Two nearly degenerate rate-limiting transition states (16 and 17 kcal ⋅ mol−1), bridged by a zwitterionic tetrahedral intermediate stabilized by an oxyanion from Arg271, were found for the acylation of hemicellulosic biomass by glucuronoyl esterase, by QM/MM calculations. The mutation of the Glu267 near the negatively charged acylated intermediate was proposed to favor catalysis by the enzyme.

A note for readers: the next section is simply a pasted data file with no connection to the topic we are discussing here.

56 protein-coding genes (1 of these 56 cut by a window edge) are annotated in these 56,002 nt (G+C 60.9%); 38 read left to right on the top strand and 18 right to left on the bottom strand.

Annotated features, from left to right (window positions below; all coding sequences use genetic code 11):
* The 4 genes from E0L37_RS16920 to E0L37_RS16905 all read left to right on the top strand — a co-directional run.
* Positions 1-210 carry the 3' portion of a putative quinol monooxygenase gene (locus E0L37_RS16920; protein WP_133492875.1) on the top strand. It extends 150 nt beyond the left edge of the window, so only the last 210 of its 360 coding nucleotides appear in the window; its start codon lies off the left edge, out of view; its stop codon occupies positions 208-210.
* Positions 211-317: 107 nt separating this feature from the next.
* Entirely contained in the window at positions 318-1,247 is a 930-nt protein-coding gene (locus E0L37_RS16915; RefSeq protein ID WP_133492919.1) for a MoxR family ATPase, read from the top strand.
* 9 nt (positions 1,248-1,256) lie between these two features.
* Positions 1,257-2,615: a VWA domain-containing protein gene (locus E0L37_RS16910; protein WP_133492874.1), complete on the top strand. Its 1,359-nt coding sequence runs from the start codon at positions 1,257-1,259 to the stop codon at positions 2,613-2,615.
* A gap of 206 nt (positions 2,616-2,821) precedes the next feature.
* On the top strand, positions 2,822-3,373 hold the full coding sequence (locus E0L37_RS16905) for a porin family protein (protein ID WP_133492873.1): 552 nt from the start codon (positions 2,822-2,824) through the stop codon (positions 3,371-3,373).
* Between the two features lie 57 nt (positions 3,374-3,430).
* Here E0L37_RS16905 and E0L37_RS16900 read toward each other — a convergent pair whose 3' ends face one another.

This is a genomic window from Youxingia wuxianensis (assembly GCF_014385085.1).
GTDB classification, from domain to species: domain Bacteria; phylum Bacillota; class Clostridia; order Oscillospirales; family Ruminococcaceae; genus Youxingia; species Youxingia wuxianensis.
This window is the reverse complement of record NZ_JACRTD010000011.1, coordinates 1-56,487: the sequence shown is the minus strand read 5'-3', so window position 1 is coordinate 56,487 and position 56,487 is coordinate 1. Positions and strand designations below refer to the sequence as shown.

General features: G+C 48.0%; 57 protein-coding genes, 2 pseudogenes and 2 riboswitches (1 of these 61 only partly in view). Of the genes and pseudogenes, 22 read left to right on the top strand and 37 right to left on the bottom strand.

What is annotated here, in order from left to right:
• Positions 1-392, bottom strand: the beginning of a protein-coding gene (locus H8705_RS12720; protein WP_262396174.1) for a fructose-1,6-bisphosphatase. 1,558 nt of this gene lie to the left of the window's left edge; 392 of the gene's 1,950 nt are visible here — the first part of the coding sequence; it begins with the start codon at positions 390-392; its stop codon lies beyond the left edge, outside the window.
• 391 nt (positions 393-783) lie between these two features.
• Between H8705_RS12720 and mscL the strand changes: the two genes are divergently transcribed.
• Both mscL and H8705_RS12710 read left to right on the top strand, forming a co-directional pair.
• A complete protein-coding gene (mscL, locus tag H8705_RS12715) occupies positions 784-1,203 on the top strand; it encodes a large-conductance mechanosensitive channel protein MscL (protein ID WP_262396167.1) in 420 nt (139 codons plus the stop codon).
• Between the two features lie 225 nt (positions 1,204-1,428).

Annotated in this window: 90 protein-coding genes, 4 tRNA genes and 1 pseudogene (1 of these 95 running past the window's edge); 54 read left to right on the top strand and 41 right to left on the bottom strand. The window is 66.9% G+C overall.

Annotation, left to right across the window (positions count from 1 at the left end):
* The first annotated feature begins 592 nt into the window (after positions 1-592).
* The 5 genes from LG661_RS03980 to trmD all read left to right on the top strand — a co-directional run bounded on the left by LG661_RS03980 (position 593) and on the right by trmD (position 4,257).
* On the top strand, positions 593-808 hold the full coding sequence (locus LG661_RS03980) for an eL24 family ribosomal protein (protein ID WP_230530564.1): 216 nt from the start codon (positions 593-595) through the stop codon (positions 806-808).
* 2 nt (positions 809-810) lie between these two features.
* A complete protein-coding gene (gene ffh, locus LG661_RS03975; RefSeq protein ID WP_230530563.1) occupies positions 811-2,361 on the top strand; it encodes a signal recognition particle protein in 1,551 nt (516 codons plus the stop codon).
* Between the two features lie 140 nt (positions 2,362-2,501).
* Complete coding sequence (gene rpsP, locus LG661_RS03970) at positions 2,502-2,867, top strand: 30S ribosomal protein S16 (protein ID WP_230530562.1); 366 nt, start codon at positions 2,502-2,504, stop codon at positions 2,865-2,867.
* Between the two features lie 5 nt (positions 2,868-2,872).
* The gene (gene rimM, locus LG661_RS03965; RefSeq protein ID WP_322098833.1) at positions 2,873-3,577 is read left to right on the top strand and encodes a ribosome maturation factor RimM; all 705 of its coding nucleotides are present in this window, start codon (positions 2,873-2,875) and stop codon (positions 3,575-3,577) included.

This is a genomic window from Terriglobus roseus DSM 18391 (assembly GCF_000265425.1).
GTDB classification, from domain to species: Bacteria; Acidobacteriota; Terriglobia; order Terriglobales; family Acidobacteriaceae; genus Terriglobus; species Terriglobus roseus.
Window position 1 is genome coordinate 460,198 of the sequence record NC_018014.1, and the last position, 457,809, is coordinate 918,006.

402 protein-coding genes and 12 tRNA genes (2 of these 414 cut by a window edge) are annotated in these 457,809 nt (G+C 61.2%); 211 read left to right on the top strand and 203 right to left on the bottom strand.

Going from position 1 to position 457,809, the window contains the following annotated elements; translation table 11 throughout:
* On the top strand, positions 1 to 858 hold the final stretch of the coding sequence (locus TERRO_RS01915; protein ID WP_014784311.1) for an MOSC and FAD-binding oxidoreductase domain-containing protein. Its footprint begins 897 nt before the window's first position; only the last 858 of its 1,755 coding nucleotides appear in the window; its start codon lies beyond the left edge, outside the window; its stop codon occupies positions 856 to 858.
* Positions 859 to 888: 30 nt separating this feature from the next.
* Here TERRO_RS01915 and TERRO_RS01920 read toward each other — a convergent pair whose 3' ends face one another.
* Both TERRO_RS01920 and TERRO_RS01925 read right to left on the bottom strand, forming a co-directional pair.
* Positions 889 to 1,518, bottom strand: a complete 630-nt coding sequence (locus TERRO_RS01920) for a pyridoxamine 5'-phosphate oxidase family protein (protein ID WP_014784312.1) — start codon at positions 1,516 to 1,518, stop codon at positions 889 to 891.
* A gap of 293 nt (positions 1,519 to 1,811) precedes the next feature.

Hydrolysis of lignocellulosic biomass, composed of a lignin-carbohydrate-complex (LCC) matrix, is critical for producing bioethanol from glucose. However, current methods for LCC processing require costly and polluting processes. The fungal Thermothelomyces thermophila glucuronoyl esterase (TtGE) is a promising thermophilic enzyme that hydrolyses LCC ester bonds. This study describes the TtGE catalytic mechanism using QM/MM methods. Two nearly-degenerate rate-determining transition states were found, with barriers of 16 and 17 kcal ⋅ mol−1, both with a zwitterionic nature that results from a proton interplay from His346 to either the Ser213-hydroxyl or the lignin leaving group and the rehybridisation of the ester moiety of the substrate to an alkoxide. An oxyanion hole, characteristic of esterases, was provided by the conserved Arg214 through its backbone and sidechain. Our work further suggests that a mutation of Glu267 to a non-negative residue will decrease the energetic barrier in ca. −5 kcal ⋅ mol−1, improving the catalytic rate of TtGE.Zum Volltext